News George Pell Tony Abbott won’t be a ‘fair-weather friend’ to convicted Pell
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Tony Abbott won’t be a ‘fair-weather friend’ to convicted Pell

abbott pell call conviction
Tony Abbott has defended his decision to call his friend George Pell in the wake of the church leader's child abuse conviction. Photo: AAP
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Tony Abbott has declared he will never be a “fair weather friend” but conceded that he respects the court and that George Pell’s child rape conviction is a damning verdict.

Broadcaster Ray Hadley has challenged the former prime minister on his decision to call Pell after the verdict, saying it showed poor judgement.

“There’s a verdict that’s been delivered, a damning verdict against a friend of mine. It is subject to appeal, but I absolutely accept the courts and their judgements are the best means we have of coming to the truth,” Mr Abbott told Sydney radio 2GB on Monday.

“You’re absolutely correct. It was a unanimous conviction.”

Mr Hadley told Mr Abbott he had no issue with people providing character references, but the decision of former prime minister John Howard to provide one for Pell, after the verdict, went well beyond the norm.

“You don’t get references provided by a former PM, portraying someone as a saint, given he’s just been convicted of pedophilia,” Hadley said.

“I consider it to be a gushing reference, given it was for a convicted pedophile. It appeared to me that the victim and the victims of other pedophiles were not given a voice.”

Mr Abbott said he accepted that the circumstances were unusual but said the public trial of such a senior Catholic leader was also unprecedented.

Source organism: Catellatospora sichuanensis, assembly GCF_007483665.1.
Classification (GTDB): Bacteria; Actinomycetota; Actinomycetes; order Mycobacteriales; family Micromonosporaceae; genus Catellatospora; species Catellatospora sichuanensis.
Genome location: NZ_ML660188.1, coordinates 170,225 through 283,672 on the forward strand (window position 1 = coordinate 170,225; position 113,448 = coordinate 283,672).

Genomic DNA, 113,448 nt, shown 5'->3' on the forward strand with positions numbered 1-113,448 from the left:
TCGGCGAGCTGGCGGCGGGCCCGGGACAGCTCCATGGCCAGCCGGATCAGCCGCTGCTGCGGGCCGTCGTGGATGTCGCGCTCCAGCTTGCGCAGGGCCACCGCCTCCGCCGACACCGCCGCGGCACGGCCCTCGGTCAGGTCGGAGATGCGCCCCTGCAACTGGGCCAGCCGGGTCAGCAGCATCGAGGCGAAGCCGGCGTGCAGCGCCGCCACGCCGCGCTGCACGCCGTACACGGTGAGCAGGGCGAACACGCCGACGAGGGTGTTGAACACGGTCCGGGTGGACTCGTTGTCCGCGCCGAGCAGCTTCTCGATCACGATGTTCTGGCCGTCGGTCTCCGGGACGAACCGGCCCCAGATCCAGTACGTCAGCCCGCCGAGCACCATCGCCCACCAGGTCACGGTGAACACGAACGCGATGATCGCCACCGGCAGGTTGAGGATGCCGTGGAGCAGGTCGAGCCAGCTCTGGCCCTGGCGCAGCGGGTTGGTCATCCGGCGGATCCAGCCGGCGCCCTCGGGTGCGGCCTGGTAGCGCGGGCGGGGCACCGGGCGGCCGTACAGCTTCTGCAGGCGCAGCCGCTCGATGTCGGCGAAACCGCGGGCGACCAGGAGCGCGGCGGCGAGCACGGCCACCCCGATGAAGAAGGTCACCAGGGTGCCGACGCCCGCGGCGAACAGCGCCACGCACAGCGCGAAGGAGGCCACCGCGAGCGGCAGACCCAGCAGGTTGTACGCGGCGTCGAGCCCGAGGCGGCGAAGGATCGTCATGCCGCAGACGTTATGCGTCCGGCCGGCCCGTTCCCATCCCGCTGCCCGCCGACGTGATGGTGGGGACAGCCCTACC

“This is a fair point, Ray. But it’s very unusual for someone of Cardinal Pell’s seniority and substance to be on trial like this,” he said.

“As you well know, there’s a sense the church has been on trial.”

Mr Abbott was also asked if he had been asked to provide a character reference. He said he had “no recall” of that.

“I honestly don’t know whether I was asked to provide a reference or not,” he said.

Mr Abbott had already said he phoned Pell after the verdict became public last week. On Monday, he said he made no apologies for calling a friend in his darkest hour.

“When it comes to the phone call, I’m not a fair-weather friend,” Mr Abbott said.

“This was someone who was obviously going through a very, very bad experience.

“He has been a friend of mine for a long time and at a time like this, you’ve got to feel for people.

“You’ve got to feel for the victims who have been dreadfully betrayed by an institution they should have been able to trust.

“You’ve got to feel for the people who are dismayed at this verdict against someone they put on a pedestal. These are tough times for a lot of people.”